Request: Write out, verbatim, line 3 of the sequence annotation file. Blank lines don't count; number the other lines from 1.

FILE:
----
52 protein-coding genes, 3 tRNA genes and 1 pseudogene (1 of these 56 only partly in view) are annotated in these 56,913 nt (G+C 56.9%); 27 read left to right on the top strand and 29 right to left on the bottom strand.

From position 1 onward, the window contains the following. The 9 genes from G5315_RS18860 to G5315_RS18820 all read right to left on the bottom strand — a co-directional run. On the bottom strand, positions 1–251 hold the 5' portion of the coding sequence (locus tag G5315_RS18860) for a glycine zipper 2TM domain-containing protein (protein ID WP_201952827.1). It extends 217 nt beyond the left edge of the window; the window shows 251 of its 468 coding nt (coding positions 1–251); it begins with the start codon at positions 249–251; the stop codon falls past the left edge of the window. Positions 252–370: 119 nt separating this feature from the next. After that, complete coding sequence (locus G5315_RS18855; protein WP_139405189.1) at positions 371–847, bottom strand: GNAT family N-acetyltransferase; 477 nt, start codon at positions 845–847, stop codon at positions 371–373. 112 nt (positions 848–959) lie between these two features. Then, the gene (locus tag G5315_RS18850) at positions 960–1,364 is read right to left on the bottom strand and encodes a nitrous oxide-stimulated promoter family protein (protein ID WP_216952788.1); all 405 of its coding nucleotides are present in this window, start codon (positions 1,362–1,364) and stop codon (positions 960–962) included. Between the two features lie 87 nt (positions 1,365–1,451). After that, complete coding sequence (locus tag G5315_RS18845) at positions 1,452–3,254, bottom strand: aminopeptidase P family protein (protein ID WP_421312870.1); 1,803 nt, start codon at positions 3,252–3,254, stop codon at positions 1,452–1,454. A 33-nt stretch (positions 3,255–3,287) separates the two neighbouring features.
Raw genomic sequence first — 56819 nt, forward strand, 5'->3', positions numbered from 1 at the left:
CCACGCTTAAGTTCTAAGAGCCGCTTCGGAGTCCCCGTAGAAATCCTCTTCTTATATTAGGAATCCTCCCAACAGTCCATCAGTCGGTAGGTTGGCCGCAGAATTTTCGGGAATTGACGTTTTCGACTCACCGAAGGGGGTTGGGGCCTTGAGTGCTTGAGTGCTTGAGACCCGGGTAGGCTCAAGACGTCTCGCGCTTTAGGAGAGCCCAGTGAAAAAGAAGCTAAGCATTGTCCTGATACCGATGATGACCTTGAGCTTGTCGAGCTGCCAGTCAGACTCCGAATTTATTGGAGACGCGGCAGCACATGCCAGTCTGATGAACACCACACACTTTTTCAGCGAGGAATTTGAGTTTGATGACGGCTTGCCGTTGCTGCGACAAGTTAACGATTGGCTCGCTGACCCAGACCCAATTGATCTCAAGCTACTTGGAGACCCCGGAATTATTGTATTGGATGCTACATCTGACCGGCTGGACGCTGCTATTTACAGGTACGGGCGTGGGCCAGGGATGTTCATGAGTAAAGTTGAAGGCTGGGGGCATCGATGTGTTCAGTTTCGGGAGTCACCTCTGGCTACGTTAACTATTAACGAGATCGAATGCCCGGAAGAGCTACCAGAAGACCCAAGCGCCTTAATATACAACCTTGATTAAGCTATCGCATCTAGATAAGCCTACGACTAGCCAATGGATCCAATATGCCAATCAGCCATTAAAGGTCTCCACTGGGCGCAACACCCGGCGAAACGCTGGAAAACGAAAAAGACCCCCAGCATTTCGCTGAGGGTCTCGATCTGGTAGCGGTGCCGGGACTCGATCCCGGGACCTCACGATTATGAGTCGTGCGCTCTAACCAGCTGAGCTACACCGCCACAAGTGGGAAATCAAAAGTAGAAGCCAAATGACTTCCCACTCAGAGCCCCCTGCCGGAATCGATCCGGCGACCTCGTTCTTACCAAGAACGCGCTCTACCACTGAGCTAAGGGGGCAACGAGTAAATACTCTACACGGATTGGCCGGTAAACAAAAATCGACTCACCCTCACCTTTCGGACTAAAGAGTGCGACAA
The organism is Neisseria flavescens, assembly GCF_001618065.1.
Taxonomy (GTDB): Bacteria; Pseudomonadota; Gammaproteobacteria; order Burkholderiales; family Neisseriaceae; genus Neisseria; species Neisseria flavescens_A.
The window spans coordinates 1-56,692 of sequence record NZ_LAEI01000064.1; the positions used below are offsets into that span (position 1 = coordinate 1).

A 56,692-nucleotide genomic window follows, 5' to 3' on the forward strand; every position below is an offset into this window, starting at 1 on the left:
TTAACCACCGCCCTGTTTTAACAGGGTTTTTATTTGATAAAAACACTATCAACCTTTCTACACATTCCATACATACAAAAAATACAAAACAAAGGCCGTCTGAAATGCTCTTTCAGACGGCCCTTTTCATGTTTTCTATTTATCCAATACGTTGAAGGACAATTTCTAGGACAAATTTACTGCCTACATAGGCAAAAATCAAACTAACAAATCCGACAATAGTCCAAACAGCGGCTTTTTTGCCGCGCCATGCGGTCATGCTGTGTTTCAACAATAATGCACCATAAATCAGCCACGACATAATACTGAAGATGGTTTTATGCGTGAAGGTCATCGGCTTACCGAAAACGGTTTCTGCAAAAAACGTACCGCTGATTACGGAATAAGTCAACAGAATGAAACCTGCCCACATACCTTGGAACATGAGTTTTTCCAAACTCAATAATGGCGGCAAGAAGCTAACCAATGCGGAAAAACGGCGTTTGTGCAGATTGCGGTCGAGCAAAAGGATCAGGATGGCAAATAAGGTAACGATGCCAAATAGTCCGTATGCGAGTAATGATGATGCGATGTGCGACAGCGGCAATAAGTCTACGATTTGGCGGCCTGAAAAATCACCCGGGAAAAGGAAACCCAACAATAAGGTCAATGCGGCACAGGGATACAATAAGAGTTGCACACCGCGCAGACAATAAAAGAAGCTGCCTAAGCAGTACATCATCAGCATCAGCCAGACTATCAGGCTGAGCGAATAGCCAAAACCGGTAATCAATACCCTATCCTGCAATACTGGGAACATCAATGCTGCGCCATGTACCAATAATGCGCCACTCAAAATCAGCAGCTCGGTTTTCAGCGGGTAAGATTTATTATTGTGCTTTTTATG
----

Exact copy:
Raw genomic sequence first — 56819 nt, forward strand, 5'->3', positions numbered from 1 at the left: